Bots and Li’l B: Twitter as Pastiche

Posted on April 16, 2013


by Madeleine Wattenbarger

The Twitter feed holds novel potential as a found-language pastiche, comprising a medley of netspeak, pop culture and punchlines. Tumblr already works to a similar end, and notoriously so: its aggregation—or, as users call it, curation—of images from all over the web builds ever-shifting bodies of collaged content. But because Twitter uses text, the project of curation takes on a new form. The boundary between original utterance and repetition blurs. All speech takes on a valence of quotation, and attribution grows muddled.

Some of the most striking instances of citation come from bots like the notorious @horse_ebooks, which seem to grab fragments of text from all over the internet. On a simpler level, though, the retweet feature provides endless possibilities for citation and recontextualization. Just as meaning changes with quotation, it changes with the retweet.

Within an individual feed, to retweet is to reframe. That dynamic often works in complex, hilarious ways, sometimes serving political ends, sometimes commercial. Take, for example, the feed “DUBSTEP XXX” (@DubNDusted). It’s one of many bot-driven accounts that retweet anything containing a particular keyword—in this case, “dubstep.” Unified only by the mention of “dubstep,” the tweets run the gamut in sentiment, source and language of origin. The feed is delightfully banal.

Slightly more sophisticated are accounts like @YesYoureRacist, which retweets posts that include the phrase “I’m not racist, but …,” with the addendum, “yes, you are.” And a popular Twitter meme involves searching for a certain keyword, then retweeting an amalgam of the most absurd results. If well-executed, it results in hilarious juxtapositions; its interplays produce subtle but light-hearted jabs.

One can’t explain the politics of retweeting without mentioning Li’l B. The rapper’s feed, like many others’, consists primarily of retweets of praise directed at him. They verge on hysteria—”@LILBTHEBASEDGOD Is Respected And Loved Globally,” “@LILBTHEBASEDGOD is all I want for Christmas,” “@lilbthebasedgod WE LOVE YOU LIL B PLEASE TWEET US PLEASE.” It’s a hilarious study in self-absorption, as well as a brilliant form of self-promotion. As obvious as the narcissism is, one thing saves it from utterly masturbatory egoism: Li’l B isn’t saying these things. His coolness self-perpetuates. It’s practically recursive. The more Li’l B retweets his fans, the more his fans tweet at him, asking to be retweeted. Call it repetitive, but it’s nothing if not democratic. This is crowd-sourced PR, an equal-opportunity critics-are-calling-him.

The celebrity-quotes-everyman phenomena glimmers with the appeal that comes from fame recognizing obscurity. We’ve deemed Li’l B’s voice to be significant—well, someone has, at least—and now, with a single retweet, he can draw momentary attention to any one of us. But one of the most interesting, fun and potentially rich Twitter phenomena happens at the opposite end of the spectrum. Regular guys retweet the rich and famous, implicitly indicating, among other things, the humor of their out-of-touch or slightly unwound musings.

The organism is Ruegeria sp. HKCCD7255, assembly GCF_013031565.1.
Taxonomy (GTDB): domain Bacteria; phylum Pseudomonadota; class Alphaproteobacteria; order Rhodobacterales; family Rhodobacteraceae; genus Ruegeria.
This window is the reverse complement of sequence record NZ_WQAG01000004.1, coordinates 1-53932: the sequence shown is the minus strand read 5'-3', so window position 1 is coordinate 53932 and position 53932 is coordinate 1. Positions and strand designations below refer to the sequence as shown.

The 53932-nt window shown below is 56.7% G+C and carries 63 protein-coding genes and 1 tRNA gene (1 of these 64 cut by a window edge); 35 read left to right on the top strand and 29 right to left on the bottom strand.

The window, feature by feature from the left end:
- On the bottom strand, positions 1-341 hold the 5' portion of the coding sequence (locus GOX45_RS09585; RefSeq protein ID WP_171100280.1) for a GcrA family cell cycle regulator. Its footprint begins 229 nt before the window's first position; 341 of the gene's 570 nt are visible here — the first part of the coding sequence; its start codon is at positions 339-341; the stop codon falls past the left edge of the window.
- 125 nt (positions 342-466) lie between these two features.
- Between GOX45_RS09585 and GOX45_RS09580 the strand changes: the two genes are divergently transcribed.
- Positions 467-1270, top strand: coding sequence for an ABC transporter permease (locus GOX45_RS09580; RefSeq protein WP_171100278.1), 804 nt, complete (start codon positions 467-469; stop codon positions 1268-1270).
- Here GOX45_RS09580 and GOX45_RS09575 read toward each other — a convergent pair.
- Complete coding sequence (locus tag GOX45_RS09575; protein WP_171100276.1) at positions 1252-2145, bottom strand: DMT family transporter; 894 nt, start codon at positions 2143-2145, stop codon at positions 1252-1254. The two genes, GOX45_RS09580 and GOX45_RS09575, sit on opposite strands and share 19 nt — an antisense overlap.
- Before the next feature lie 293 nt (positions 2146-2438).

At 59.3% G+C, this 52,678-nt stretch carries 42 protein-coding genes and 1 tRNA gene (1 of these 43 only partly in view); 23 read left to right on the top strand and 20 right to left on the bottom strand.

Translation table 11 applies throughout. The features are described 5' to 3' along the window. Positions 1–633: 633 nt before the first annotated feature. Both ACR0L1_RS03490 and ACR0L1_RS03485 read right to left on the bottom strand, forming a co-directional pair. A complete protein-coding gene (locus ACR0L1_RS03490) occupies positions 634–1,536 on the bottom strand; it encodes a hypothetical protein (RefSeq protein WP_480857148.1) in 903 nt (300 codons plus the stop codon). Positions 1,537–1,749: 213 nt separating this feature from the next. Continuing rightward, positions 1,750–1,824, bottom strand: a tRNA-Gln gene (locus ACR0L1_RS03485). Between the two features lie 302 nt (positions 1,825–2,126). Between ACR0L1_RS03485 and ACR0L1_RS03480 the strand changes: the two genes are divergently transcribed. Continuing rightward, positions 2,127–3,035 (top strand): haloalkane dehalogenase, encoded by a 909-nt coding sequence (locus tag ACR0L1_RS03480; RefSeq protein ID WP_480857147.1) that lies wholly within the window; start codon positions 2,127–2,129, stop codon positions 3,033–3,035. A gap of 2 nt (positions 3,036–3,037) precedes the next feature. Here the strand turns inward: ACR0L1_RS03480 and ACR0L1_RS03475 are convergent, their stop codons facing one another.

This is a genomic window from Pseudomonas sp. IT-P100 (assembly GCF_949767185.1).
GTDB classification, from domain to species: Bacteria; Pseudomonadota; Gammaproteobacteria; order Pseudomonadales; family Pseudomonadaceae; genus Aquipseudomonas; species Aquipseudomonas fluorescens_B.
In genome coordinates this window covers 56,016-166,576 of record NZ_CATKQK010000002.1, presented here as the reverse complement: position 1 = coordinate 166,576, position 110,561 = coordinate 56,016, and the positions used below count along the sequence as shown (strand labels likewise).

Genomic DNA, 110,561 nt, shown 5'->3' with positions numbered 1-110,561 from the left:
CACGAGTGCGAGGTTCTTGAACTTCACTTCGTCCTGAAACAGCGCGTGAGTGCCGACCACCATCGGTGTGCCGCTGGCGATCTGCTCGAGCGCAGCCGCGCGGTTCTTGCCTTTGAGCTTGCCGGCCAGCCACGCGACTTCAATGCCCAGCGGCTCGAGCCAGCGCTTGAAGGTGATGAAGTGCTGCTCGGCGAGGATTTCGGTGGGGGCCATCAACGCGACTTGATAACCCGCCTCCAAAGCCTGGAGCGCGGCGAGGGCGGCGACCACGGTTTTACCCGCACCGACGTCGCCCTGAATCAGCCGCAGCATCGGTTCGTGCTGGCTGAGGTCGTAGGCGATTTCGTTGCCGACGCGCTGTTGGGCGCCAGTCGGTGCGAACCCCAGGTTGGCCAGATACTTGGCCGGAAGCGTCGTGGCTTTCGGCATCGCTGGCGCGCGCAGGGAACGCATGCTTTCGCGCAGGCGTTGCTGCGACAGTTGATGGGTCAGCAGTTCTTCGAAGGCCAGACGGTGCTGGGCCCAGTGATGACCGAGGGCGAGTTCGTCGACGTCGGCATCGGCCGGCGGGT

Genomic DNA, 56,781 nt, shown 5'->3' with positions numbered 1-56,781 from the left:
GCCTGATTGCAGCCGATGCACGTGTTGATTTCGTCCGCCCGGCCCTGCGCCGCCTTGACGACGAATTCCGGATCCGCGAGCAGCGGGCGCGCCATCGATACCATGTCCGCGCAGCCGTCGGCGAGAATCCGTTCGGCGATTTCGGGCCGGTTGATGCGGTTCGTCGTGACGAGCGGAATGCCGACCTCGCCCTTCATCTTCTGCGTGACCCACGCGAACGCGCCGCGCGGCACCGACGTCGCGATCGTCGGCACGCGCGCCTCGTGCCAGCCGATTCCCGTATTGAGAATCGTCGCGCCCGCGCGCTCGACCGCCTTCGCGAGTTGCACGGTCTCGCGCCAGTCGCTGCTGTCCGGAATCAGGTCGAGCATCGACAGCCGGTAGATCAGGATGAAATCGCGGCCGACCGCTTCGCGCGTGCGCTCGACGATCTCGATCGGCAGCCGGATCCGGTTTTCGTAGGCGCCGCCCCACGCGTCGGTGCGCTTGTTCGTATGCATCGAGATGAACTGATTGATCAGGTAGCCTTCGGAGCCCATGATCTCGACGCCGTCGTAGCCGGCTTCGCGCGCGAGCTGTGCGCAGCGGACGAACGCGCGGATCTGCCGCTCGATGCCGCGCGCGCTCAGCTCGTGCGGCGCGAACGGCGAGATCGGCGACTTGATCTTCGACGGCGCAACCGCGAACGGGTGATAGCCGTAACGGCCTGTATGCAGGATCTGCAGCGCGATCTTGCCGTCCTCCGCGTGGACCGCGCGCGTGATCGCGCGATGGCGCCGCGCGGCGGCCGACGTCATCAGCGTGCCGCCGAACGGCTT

Twitter’s form serves, in some ways, as a great equalizer—even the illustrious have to keep under 140 characters. While “verified” celebrity accounts get the perk of a blue check by their names, as well as, of course, several thousand more followers than your average user, their tweets are open to all. The best celebrity accounts display equal parts hubris and charisma, along with a healthy absence of self-awareness.

Reality TV stars and musicians tend to pull this off best. Take, for instance, Cher and Kanye West. Both have distinct, vivid personae: Cher tweets haphazardly punctuated musings and observations, always going heavy on the caps and the exclamation points. Kanye (until his recent, tragic deletion of all his past tweets) often posts surprisingly articulate observations, tinged with the absurdity that comes packaged, it seems, with his extremely wealth and extravagant lifestyle. Case in point: “I know this is not a very rapper thing to say but I haven’t bought a new car or piece of jewelry in about 2 years.”

The retweet allows any user to recontextualize such quips however they please. Anyone, from their computer or Smartphone, can participate in an act of re-framing, of cultural critique or celebrity gossip or found poetry, all dealing with the same 140 characters. The retweet can serve as an implicit comment on the state of our Internet-formulated language, forcing us to consider a barely coherent Martha Stewart rant as a work within itself, rich with Steinian echoes. Or it can point out the humor in a particularly misguided or insensitive statement—see Donald Trump’s “I love Twitter…. it’s like owning your own newspaper— without the losses.”

That possibility of appropriation holds one of Twitter’s most unique potential. It allows everyone to engage with and understand quotation as an intentional and powerful act. Every user, whether consciously or not, engages in an investigation of how we say what we say. Perhaps most significantly, it opens up the possibility for a Duchamp-ian investigation of the language—particularly the poetic language—that we value, its context and its sources. It’s a postmodern melding of highbrow and low. Perhaps Cher represents it best: “God I love ART in Any FORM! GOTTA GO TAKE BATH ! Later Lovelies !”

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